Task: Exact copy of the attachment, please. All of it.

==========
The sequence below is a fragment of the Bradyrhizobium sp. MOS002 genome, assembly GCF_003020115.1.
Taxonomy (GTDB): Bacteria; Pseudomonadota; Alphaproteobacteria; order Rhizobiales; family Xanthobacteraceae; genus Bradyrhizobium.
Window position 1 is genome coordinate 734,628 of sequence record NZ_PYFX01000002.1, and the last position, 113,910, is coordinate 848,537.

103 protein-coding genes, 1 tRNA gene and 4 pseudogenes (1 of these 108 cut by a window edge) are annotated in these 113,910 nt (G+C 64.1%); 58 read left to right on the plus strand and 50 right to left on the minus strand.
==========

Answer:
The sequence below is a fragment of the Bradyrhizobium sp. MOS002 genome, assembly GCF_003020115.1.
Taxonomy (GTDB): Bacteria; Pseudomonadota; Alphaproteobacteria; order Rhizobiales; family Xanthobacteraceae; genus Bradyrhizobium.
Window position 1 is genome coordinate 734,628 of sequence record NZ_PYFX01000002.1, and the last position, 113,910, is coordinate 848,537.

103 protein-coding genes, 1 tRNA gene and 4 pseudogenes (1 of these 108 cut by a window edge) are annotated in these 113,910 nt (G+C 64.1%); 58 read left to right on the plus strand and 50 right to left on the minus strand.